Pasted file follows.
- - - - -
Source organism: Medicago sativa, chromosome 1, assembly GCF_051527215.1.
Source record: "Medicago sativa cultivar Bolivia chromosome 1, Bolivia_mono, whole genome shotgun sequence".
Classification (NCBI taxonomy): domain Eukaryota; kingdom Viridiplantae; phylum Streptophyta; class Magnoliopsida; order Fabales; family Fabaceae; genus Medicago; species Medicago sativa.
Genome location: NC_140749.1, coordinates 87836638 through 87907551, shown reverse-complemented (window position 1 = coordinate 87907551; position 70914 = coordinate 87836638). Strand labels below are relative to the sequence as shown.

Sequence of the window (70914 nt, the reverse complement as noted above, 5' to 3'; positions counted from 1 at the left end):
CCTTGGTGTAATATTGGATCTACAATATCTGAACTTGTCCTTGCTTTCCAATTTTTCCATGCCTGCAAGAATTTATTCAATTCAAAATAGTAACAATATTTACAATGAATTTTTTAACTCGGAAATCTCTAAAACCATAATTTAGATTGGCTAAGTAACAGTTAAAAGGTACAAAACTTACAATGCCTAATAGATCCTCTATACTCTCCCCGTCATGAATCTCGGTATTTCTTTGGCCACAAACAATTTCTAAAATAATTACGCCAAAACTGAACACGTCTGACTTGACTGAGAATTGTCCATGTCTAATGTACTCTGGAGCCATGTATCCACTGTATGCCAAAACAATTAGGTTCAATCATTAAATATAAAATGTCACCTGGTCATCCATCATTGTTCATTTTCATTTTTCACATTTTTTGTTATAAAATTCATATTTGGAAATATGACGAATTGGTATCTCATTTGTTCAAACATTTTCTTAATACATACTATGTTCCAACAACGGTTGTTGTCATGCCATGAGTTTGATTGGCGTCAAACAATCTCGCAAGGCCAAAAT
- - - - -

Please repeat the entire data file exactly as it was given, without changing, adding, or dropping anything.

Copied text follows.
Source organism: Medicago sativa, chromosome 1, assembly GCF_051527215.1.
Source record: "Medicago sativa cultivar Bolivia chromosome 1, Bolivia_mono, whole genome shotgun sequence".
Classification (NCBI taxonomy): domain Eukaryota; kingdom Viridiplantae; phylum Streptophyta; class Magnoliopsida; order Fabales; family Fabaceae; genus Medicago; species Medicago sativa.
Genome location: NC_140749.1, coordinates 87836638 through 87907551, shown reverse-complemented (window position 1 = coordinate 87907551; position 70914 = coordinate 87836638). Strand labels below are relative to the sequence as shown.

Sequence of the window (70914 nt, the reverse complement as noted above, 5' to 3'; positions counted from 1 at the left end):
CCTTGGTGTAATATTGGATCTACAATATCTGAACTTGTCCTTGCTTTCCAATTTTTCCATGCCTGCAAGAATTTATTCAATTCAAAATAGTAACAATATTTACAATGAATTTTTTAACTCGGAAATCTCTAAAACCATAATTTAGATTGGCTAAGTAACAGTTAAAAGGTACAAAACTTACAATGCCTAATAGATCCTCTATACTCTCCCCGTCATGAATCTCGGTATTTCTTTGGCCACAAACAATTTCTAAAATAATTACGCCAAAACTGAACACGTCTGACTTGACTGAGAATTGTCCATGTCTAATGTACTCTGGAGCCATGTATCCACTGTATGCCAAAACAATTAGGTTCAATCATTAAATATAAAATGTCACCTGGTCATCCATCATTGTTCATTTTCATTTTTCACATTTTTTGTTATAAAATTCATATTTGGAAATATGACGAATTGGTATCTCATTTGTTCAAACATTTTCTTAATACATACTATGTTCCAACAACGGTTGTTGTCATGCCATGAGTTTGATTGGCGTCAAACAATCTCGCAAGGCCAAAAT